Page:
The two patterns Karmarkar discovered trigger thinking because theyíre unexpected. Consumers experience surprise, and this causes them to think, and they think about the arguments that were presented. Both patterns include strong arguments, so it is triggering thinking about the strong arguments that leads to action.

Consider, for example, an unfamiliar restaurant where you stop and chat with a patron waiting outside. She doesnít know anything about restaurants, but she just had a great experience at this one, and sheís sure you will, too. (Non-expert, strong arguments, certainty in recommendation.) Karmarkarís findings suggest that this is a powerful combination, and youíll probably go in and order a meal.

Next, letís go back to the garden center. The expert salesman describes the superior features of his best-selling lawn mower but adds that there are many good mowers on the market and heís not sure if this is the best one for this customer or not. (Expert source, strong arguments, uncertainty in recommendation.) Karmarkarís findings suggest that this is also a powerful combination, and you might just buy this lawn mower.

Both patterns include strong arguments. The non-expert includes certainty in recommendation. The expert included uncertainty in recommendation. Both trigger surprise and further thinking, and the thinking is directed to the strong arguments. With this combination, persuasion is significantly greater. Karmarkar measured it.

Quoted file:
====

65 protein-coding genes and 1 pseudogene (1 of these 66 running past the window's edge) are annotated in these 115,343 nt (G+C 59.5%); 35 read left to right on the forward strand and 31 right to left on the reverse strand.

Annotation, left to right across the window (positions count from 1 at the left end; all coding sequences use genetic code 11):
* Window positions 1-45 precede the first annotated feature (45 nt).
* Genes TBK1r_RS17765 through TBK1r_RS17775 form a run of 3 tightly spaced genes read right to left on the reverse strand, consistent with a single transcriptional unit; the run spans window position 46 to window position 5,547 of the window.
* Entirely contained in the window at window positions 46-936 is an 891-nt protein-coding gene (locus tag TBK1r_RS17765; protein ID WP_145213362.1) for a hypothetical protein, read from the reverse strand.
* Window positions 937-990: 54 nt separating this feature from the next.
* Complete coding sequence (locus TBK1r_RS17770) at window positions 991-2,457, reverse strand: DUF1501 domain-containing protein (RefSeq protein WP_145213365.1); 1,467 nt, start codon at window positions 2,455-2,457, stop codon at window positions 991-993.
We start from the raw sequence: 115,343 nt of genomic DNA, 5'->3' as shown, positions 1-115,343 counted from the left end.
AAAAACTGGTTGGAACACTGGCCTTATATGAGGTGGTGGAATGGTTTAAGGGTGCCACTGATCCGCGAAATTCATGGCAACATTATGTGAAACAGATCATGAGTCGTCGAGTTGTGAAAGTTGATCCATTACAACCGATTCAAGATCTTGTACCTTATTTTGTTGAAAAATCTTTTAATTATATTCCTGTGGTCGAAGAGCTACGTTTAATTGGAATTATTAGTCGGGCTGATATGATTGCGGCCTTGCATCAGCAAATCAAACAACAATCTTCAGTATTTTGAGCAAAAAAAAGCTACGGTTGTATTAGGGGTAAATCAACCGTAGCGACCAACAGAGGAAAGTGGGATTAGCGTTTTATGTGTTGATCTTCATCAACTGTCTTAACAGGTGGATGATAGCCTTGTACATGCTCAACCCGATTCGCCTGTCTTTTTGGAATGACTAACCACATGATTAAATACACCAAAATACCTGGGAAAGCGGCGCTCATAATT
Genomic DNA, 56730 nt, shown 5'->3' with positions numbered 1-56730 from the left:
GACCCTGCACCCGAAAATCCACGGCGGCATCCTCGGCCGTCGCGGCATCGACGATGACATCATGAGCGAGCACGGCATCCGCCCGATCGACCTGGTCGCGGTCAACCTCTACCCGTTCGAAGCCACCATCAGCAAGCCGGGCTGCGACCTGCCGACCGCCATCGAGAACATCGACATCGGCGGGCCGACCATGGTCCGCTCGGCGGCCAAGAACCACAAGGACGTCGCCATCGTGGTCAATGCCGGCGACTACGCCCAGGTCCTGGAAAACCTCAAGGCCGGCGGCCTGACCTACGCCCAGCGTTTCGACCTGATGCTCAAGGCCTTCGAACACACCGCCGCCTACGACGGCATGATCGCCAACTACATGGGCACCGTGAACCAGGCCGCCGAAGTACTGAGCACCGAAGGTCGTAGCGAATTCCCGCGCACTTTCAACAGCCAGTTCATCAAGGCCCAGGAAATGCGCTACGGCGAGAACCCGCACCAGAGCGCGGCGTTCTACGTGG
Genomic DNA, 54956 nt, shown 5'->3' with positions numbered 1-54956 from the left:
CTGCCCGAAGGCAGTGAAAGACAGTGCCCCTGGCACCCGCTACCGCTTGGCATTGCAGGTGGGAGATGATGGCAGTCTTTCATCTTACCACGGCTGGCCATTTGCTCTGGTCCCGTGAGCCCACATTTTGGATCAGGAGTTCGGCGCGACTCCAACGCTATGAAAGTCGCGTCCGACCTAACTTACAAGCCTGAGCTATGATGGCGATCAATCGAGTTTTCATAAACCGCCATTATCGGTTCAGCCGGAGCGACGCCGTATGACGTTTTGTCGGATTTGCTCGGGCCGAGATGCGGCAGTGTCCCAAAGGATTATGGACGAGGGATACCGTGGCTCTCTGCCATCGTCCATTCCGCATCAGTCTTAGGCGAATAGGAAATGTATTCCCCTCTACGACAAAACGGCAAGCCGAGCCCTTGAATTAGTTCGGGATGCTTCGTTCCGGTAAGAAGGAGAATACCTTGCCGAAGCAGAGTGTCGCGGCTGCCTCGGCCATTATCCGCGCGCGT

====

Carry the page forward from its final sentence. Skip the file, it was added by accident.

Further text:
For experts, there is only one choice. You must be gracious to competitors and respectful of the decisions your customers must make. You will never know all the factors that weigh on buying decisions, and the best recommendation you can make is an uncertain one. Karmarkarís research suggests that this approach will cause surprise and trigger further thinking. If your arguments are strong, the customer will consider them. This is the most persuasive you can be.

But what if youíre not the expert? Many times, customers will not expect to encounter an expert, and when this is true, you have another choice. You can be the non-expert, present your strong arguments, and give a certain recommendation. Youíre just another consumer like them. But your experience with the product leads you to your certain recommendation . . . an unexpected certain recommendation. Surprise will trigger further thinking which will lead to the strong arguments, and, hopefully, a purchase decision.

These are persuasion tactics that long-term care administrators should commit to memory and practice implementing. Ė J.E. Larsen, Ph.D.

Reference: Karmarkar, Uma, and Zakary Tormala (2010) Believe Me, I Have No Idea What Iím Talking About: The Effects of Source Certainty on Consumer Involvement and Persuasion. Journal of Consumer Research, 36, 1033-1049.